SANTA CLARA, CALIF. – Intel Corp. recently announced that it has demonstrated a new packaging technology that could enable the development of 20-GHz microprocessors by 2006 or 2007. This packaging technology, called “bumpless build-up layer” (BBUL), uses a proprietary bumpless-bonding manufacturing process that could enable a one-billion-transistor processor at a thickness of only 1 mm. Intel claims it has developed chips based on its BBUL technology in the laboratory but has no plans to announce a chip based on this technology until 2006 or 2007.
This technology could pave the way for “system-in-a-package” products, enabling a new class of devices. With BBUL, it may be possible to develop mobile, embedded computer devices that can be used to transport data to and from a home, car and office.
BBUL differs from conventional chip-packaging processes in that it makes use of built-up layers and consists of only two layers – the device and copper interconnect. With this technology, the silicon is embedded in the package core and only the lower interconnect layer needs to be built up, according to Intel.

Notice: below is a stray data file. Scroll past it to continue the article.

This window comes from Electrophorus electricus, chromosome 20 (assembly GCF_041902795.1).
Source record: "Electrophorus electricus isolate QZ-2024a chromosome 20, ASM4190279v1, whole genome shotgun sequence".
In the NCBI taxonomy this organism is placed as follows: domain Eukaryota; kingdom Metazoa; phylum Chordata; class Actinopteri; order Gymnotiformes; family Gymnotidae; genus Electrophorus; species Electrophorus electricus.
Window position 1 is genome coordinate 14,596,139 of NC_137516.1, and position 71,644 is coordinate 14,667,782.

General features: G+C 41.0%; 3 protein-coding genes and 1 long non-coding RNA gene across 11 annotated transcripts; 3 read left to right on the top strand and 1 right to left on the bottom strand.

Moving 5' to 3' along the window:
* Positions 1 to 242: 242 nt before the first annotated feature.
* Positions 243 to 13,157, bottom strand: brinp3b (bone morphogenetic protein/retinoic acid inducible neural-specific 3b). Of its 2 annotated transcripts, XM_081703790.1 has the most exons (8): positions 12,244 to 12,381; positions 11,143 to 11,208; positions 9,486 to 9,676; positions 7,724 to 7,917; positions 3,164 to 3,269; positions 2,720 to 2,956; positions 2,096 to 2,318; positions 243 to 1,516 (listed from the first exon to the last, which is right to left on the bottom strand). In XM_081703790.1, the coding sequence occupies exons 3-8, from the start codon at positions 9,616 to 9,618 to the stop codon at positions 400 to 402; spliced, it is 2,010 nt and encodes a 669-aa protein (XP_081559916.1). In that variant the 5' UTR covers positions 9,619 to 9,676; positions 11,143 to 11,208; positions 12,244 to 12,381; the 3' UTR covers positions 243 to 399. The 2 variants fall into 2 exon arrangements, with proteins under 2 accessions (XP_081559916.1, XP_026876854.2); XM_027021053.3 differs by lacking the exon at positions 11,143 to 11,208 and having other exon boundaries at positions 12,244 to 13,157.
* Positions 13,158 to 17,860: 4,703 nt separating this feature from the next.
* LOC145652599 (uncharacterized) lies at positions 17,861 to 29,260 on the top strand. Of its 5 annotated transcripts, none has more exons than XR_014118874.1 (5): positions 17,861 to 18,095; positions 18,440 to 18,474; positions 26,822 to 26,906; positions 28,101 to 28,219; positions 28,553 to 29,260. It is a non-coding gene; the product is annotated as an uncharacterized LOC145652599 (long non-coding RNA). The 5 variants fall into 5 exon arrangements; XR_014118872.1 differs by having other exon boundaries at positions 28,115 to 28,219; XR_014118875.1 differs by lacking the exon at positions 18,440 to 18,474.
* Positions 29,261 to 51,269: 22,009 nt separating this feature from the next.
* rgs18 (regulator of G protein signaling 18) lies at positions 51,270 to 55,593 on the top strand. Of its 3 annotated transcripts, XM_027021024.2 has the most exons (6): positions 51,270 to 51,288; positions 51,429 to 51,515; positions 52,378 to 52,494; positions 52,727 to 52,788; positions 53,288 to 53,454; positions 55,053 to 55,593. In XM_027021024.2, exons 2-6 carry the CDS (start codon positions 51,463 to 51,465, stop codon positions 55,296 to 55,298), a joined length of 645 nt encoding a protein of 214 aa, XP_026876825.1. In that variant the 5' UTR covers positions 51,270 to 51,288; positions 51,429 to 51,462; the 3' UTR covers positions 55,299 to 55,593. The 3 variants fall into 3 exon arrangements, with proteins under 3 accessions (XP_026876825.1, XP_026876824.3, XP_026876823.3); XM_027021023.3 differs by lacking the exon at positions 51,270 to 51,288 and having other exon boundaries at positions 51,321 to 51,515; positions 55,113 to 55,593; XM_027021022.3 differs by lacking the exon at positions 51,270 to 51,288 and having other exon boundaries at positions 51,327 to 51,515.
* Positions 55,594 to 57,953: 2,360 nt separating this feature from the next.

Also, BBUL does not require C-4 bumps or a top interconnect layer. However, there is still a need for the bottom interconnect layer, which attaches the pins to the board.
Analysts are encourage by Intel's foray into bumpless bonding. Jan Vardaman of TechSearch International (Austin) said, “A lot of people have been working on bumpless bonding for some time. What Intel is describing sounds pretty significant.”
The challenge is that this technology has traditionally been too expensive for commercial markets. General Electric, NEC and others have tried to develop bumpless-bonding technology for military applications but have been held back by the cost barrier. Analysts are hopeful, however, that if anyone is capable of bringing this technology to market, it's Intel.